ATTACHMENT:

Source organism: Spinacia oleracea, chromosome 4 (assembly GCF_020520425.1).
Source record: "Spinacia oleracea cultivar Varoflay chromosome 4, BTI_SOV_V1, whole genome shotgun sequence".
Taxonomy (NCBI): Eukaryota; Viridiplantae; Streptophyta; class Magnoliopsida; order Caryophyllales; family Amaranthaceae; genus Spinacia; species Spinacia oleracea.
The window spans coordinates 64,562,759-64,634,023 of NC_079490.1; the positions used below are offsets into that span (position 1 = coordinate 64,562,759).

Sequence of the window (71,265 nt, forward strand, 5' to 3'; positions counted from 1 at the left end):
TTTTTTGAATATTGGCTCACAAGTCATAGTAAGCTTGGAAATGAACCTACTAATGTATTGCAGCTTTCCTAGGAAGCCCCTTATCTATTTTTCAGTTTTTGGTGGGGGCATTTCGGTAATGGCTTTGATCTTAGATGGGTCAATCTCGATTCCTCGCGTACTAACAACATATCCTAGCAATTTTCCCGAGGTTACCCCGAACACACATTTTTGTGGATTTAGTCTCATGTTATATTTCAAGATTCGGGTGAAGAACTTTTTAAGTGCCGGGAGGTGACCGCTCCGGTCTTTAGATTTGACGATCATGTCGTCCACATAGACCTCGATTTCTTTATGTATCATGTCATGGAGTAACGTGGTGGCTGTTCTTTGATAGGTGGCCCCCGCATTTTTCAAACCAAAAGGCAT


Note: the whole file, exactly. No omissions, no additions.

Source organism: Spinacia oleracea, chromosome 4 (assembly GCF_020520425.1).
Source record: "Spinacia oleracea cultivar Varoflay chromosome 4, BTI_SOV_V1, whole genome shotgun sequence".
Taxonomy (NCBI): Eukaryota; Viridiplantae; Streptophyta; class Magnoliopsida; order Caryophyllales; family Amaranthaceae; genus Spinacia; species Spinacia oleracea.
The window spans coordinates 64,562,759-64,634,023 of NC_079490.1; the positions used below are offsets into that span (position 1 = coordinate 64,562,759).

Sequence of the window (71,265 nt, forward strand, 5' to 3'; positions counted from 1 at the left end):
TTTTTTGAATATTGGCTCACAAGTCATAGTAAGCTTGGAAATGAACCTACTAATGTATTGCAGCTTTCCTAGGAAGCCCCTTATCTATTTTTCAGTTTTTGGTGGGGGCATTTCGGTAATGGCTTTGATCTTAGATGGGTCAATCTCGATTCCTCGCGTACTAACAACATATCCTAGCAATTTTCCCGAGGTTACCCCGAACACACATTTTTGTGGATTTAGTCTCATGTTATATTTCAAGATTCGGGTGAAGAACTTTTTAAGTGCCGGGAGGTGACCGCTCCGGTCTTTAGATTTGACGATCATGTCGTCCACATAGACCTCGATTTCTTTATGTATCATGTCATGGAGTAACGTGGTGGCTGTTCTTTGATAGGTGGCCCCCGCATTTTTCAAACCAAAAGGCAT